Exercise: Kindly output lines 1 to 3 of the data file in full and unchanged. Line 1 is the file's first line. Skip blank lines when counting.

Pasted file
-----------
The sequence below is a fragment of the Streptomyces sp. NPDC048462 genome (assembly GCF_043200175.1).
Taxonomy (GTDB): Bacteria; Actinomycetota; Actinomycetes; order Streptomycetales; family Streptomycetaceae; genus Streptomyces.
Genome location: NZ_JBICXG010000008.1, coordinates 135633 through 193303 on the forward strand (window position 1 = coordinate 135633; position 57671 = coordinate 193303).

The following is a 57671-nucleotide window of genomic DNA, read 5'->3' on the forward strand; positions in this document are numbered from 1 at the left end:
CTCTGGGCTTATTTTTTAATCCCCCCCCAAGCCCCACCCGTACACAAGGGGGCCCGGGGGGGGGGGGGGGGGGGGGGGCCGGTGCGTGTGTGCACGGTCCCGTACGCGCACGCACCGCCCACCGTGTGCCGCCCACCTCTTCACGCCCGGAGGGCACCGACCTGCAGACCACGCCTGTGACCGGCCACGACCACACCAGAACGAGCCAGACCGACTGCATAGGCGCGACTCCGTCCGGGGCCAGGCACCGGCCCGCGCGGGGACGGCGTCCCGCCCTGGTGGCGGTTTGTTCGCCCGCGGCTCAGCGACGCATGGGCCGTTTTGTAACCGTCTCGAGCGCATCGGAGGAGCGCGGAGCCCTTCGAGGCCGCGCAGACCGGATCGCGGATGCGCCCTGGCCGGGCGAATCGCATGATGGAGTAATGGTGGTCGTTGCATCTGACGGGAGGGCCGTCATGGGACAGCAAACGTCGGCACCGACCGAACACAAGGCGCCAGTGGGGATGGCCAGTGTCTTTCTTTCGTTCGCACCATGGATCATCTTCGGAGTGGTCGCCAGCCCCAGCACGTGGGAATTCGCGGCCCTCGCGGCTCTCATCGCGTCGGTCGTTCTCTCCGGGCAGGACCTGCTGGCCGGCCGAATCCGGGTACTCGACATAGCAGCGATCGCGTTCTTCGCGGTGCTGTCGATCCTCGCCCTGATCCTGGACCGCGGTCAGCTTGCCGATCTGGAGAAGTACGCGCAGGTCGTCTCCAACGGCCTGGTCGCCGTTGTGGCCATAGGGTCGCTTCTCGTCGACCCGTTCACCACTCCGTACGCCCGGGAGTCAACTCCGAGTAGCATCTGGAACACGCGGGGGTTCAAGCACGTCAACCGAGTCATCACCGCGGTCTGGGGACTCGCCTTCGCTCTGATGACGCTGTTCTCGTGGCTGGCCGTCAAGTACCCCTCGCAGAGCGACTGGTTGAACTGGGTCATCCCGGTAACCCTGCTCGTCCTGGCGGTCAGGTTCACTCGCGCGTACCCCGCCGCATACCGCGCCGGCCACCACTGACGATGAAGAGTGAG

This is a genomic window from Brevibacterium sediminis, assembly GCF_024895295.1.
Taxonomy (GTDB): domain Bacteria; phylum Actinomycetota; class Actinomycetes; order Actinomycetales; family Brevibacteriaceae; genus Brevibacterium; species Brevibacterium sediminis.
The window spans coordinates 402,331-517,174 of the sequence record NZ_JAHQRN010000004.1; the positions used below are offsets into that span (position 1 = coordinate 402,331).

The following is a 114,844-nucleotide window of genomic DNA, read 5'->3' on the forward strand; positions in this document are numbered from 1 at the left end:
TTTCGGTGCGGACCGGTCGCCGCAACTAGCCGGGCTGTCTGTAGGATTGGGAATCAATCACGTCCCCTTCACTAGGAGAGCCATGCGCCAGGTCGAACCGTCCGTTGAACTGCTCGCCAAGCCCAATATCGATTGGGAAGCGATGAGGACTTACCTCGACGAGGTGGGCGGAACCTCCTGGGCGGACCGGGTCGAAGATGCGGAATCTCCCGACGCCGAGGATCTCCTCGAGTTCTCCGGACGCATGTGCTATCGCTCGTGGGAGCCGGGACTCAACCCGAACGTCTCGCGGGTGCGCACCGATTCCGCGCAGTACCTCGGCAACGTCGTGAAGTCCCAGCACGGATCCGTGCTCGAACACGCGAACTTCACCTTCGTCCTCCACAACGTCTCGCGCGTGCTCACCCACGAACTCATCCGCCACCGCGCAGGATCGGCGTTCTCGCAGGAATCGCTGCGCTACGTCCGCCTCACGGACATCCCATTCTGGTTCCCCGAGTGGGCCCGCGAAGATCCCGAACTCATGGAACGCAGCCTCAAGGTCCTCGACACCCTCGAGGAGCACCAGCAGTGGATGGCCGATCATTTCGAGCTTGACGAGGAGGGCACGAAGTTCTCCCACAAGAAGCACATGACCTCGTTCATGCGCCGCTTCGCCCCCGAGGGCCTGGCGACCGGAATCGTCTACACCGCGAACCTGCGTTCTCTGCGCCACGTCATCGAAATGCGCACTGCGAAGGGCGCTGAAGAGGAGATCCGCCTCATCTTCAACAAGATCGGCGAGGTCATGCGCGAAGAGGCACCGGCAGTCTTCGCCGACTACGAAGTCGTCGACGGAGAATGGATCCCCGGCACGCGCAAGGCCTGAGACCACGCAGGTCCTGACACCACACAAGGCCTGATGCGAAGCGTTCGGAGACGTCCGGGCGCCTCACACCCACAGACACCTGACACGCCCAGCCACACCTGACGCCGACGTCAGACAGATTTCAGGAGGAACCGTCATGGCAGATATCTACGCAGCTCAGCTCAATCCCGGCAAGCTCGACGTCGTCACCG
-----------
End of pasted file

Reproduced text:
The sequence below is a fragment of the Streptomyces sp. NPDC048462 genome (assembly GCF_043200175.1).
Taxonomy (GTDB): Bacteria; Actinomycetota; Actinomycetes; order Streptomycetales; family Streptomycetaceae; genus Streptomyces.
Genome location: NZ_JBICXG010000008.1, coordinates 135633 through 193303 on the forward strand (window position 1 = coordinate 135633; position 57671 = coordinate 193303).